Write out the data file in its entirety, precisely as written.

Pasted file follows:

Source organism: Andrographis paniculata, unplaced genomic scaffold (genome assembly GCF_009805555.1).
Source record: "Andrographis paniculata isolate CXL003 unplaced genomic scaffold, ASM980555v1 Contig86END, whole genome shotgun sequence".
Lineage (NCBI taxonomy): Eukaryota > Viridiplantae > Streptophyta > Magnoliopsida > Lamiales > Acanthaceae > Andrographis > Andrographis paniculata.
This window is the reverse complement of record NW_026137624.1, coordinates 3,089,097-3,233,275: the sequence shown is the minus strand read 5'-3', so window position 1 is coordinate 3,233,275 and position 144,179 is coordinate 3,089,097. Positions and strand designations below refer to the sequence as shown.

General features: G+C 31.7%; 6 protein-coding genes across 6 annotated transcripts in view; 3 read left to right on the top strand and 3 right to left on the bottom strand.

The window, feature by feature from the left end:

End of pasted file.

Source organism: Andrographis paniculata, unplaced genomic scaffold (genome assembly GCF_009805555.1).
Source record: "Andrographis paniculata isolate CXL003 unplaced genomic scaffold, ASM980555v1 Contig86END, whole genome shotgun sequence".
Lineage (NCBI taxonomy): Eukaryota > Viridiplantae > Streptophyta > Magnoliopsida > Lamiales > Acanthaceae > Andrographis > Andrographis paniculata.
This window is the reverse complement of record NW_026137624.1, coordinates 3,089,097-3,233,275: the sequence shown is the minus strand read 5'-3', so window position 1 is coordinate 3,233,275 and position 144,179 is coordinate 3,089,097. Positions and strand designations below refer to the sequence as shown.

General features: G+C 31.7%; 6 protein-coding genes across 6 annotated transcripts in view; 3 read left to right on the top strand and 3 right to left on the bottom strand.

The window, feature by feature from the left end: